“Fagarash” - Encyclopedia of Jewish
Communities in Romania, Volume 1

(Făgăraş, Romania)

45°51' / 24°58'

Translation of
“Fagarash” chapter from Pinkas Hakehillot Romania

Published by Yad Vashem

Published in Jerusalem, 1969


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Acknowledgments

Our sincere appreciation to Yad Vashem for permission
to put this material on the JewishGen web site.

This is a translation from: Pinkas Hakehillot: Encyclopedia of Jewish Communities, Romania,
Volume 1, pages 331-334, published by Yad Vashem, Jerusalem, 1969


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[Page 331]

Fagarash

Translated by Yocheved Klausner

Romanian: Făgăraş, Hungarian: Fogaras. County capital in Transylvania, near the Southern Carpathian Mountains.
Most of its inhabitants are Romanians, with a minority of Hungarians and Saxons.

 

Jewish Population

Year Number Percent of
Jews in the
general
population
1856 286  
1891 485  
1910 514  
1920 457 6.7
1930 390 5.0
1941 267 2.5
1942 263  

 

rom1_00331a.jpg
The cover of the Register of the Community
(From the Central Archives for the History of the Jewish People)

 

rom1_00331b.jpg
Cover of the Hevra Kadisha (Burial Society) Register
(From the Central Archives for the History of the Jewish People)

 

Until the End of WWI

The beginning of the Jewish settlement

The Jews were not allowed to live in the town itself until the beginning of the 19th century, but we have documents testifying to the fact that Jews lived in the neighboring villages in the second half of the 17th century (during the last 40 years there is no Jewish settlement in these places). In 1690, Jews appeared before the local Court of Justice, and in the years 1698–1897 several Jews were engaged in the glass industry in the village Porumbacul de Jos. They were among the pioneers of that industry, and were known by their wealth and their respected lineage. The village Jews often visited the town for their business, or when they needed to appear before the authorities, but began to settle there only at the beginning of the 19th century. The first community was established in 1827.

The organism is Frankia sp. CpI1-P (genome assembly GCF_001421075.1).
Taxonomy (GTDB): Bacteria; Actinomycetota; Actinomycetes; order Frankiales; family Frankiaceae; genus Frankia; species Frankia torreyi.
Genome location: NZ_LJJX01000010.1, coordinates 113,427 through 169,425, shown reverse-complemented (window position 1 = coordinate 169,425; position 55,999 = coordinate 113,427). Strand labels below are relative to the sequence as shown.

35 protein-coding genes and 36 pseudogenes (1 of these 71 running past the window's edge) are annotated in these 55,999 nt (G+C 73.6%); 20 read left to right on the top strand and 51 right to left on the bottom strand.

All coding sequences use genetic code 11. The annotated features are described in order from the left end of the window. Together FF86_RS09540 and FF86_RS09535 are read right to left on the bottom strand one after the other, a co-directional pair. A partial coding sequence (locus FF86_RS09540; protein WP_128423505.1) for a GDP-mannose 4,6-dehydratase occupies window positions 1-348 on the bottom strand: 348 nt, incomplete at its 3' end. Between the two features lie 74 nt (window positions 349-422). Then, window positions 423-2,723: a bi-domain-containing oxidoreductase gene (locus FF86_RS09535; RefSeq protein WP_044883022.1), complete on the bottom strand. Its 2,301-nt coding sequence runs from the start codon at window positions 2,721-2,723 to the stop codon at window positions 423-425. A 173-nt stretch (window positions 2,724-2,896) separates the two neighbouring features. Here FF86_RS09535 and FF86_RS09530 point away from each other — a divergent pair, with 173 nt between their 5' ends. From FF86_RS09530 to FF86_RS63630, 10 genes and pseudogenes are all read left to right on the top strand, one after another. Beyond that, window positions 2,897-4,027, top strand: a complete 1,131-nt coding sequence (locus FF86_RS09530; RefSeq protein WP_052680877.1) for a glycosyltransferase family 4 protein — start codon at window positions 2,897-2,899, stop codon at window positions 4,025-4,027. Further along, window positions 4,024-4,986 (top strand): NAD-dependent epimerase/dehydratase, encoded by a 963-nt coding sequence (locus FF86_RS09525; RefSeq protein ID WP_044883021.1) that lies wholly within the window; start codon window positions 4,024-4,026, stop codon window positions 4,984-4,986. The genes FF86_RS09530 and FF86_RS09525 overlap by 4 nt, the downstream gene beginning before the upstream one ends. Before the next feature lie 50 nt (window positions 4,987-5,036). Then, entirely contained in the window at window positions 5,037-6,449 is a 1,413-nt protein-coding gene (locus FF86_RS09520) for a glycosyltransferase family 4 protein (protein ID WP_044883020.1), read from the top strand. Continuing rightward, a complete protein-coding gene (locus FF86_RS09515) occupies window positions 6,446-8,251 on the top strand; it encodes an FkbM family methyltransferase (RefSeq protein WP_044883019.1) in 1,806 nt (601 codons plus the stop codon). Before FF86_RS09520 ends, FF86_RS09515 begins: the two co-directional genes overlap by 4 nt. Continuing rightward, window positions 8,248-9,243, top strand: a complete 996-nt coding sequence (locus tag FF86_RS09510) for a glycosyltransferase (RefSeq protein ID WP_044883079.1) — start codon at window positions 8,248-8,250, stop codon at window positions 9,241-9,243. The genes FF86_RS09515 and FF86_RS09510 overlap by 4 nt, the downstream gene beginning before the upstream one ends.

The organization of the community

In the mid–19th century the Făgăraş community was the largest in Southern Transylvania; the Jews of Porumbacul de Jos and neighboring villages were affiliated.

In 1827 a plot of land was bought for a cemetery, and a Hevra Kadisha was founded. In 1859 a new and modern synagogue was built in Făgăraş

[Page 332]

(the “Cultus Tempel”), containing 84 seats. In 1861 the cemetery was enlarged.

The three community registers of that time (the Hevra Kadisha register 1856, the register of the seats in the synagogue 1862 and the register containing the minutes of the community management meetings 1864) are kept in the Central Archives for the History of the Jewish People in Jerusalem. There was also an earlier register, from 1827, which was lost – it contained a set of regulations and a list of members. The first rabbi of the community, Yehuda Silbermann (1855–1863) wrote a diary about the life of the community; it is a valuable source for the history of the Jews of Transylvania and is called “The Făgăraş Diary.” After Rabbi Silbermann, Rabbi Kahana–Kondor served until 1874. Later, in 1895, he tried to establish a Reform community in Budapest. Under his influence, the Făgăraş community joined the Association of the Neolog [Reform) communities at the time of the split of the Hungarian Jewish communities (1869). During the years 1875–1895 the community had no permanent rabbi.

In the 60s of the 19th century, a 4th grade school was opened by the community, where the children acquired, besides Jewish studies, general knowledge as well. The language of instruction was German. Later the school was officially certified as a community elementary school.

The economic and social situation

The Făgăraş Jews were integrated into the economic life of the town and contributed a great deal to its development. They were merchants, craftsmen, industrialists, doctors, engineers, lawyers, teachers, clerks and laborers. They took an active part in the public life in town and served as members of the municipal and regional councils; the chief doctor of the county was a Jew.

In 1916, during WWI, many Jews left the town and the district and did not return. Study at the Jewish school was interrupted as well, and was renewed only after several years.